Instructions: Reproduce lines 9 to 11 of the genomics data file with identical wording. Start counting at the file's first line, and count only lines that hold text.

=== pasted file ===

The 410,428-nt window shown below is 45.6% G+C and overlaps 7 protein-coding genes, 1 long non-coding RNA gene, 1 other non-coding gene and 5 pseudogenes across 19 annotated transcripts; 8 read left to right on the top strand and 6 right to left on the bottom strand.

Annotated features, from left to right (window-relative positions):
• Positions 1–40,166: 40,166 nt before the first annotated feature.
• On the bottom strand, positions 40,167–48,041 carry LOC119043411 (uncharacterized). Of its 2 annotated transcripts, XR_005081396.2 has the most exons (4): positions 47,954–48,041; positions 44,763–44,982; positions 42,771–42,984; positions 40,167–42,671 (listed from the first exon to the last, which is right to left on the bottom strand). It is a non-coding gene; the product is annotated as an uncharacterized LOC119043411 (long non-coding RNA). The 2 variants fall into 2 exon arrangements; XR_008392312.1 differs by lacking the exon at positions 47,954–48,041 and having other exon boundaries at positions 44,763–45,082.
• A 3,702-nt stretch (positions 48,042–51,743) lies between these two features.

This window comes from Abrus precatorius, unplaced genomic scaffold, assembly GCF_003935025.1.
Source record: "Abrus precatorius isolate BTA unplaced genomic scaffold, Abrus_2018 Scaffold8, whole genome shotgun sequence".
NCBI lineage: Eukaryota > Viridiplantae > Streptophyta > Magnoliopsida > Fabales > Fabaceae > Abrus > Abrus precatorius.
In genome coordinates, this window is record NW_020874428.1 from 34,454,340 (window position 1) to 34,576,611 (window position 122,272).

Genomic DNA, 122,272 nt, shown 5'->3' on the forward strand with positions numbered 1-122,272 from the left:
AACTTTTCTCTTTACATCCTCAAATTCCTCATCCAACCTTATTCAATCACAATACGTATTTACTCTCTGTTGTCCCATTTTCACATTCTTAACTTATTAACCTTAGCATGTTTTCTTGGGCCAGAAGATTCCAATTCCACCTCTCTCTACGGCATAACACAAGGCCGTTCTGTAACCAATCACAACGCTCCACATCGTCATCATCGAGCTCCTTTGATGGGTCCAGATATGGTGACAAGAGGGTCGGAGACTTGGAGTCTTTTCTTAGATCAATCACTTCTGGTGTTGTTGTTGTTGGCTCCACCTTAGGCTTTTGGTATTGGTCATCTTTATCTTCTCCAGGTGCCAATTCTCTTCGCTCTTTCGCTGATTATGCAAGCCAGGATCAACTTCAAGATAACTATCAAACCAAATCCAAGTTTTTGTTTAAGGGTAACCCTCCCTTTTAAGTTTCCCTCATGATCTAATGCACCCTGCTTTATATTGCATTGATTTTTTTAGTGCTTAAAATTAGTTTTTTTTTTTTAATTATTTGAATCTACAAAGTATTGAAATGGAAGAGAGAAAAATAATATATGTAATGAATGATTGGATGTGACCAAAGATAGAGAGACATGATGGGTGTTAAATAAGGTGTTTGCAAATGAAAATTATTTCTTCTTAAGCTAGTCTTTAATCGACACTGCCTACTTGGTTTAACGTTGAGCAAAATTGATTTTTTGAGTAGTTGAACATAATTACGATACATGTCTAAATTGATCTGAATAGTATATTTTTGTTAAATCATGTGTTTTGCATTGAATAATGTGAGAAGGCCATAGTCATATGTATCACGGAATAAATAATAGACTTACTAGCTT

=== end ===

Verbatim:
In genome coordinates, this window is record NW_020874428.1 from 34,454,340 (window position 1) to 34,576,611 (window position 122,272).

Genomic DNA, 122,272 nt, shown 5'->3' on the forward strand with positions numbered 1-122,272 from the left:
AACTTTTCTCTTTACATCCTCAAATTCCTCATCCAACCTTATTCAATCACAATACGTATTTACTCTCTGTTGTCCCATTTTCACATTCTTAACTTATTAACCTTAGCATGTTTTCTTGGGCCAGAAGATTCCAATTCCACCTCTCTCTACGGCATAACACAAGGCCGTTCTGTAACCAATCACAACGCTCCACATCGTCATCATCGAGCTCCTTTGATGGGTCCAGATATGGTGACAAGAGGGTCGGAGACTTGGAGTCTTTTCTTAGATCAATCACTTCTGGTGTTGTTGTTGTTGGCTCCACCTTAGGCTTTTGGTATTGGTCATCTTTATCTTCTCCAGGTGCCAATTCTCTTCGCTCTTTCGCTGATTATGCAAGCCAGGATCAACTTCAAGATAACTATCAAACCAAATCCAAGTTTTTGTTTAAGGGTAACCCTCCCTTTTAAGTTTCCCTCATGATCTAATGCACCCTGCTTTATATTGCATTGATTTTTTTAGTGCTTAAAATTAGTTTTTTTTTTTTAATTATTTGAATCTACAAAGTATTGAAATGGAAGAGAGAAAAATAATATATGTAATGAATGATTGGATGTGACCAAAGATAGAGAGACATGATGGGTGTTAAATAAGGTGTTTGCAAATGAAAATTATTTCTTCTTAAGCTAGTCTTTAATCGACACTGCCTACTTGGTTTAACGTTGAGCAAAATTGATTTTTTGAGTAGTTGAACATAATTACGATACATGTCTAAATTGATCTGAATAGTATATTTTTGTTAAATCATGTGTTTTGCATTGAATAATGTGAGAAGGCCATAGTCATATGTATCACGGAATAAATAATAGACTTACTAGCTT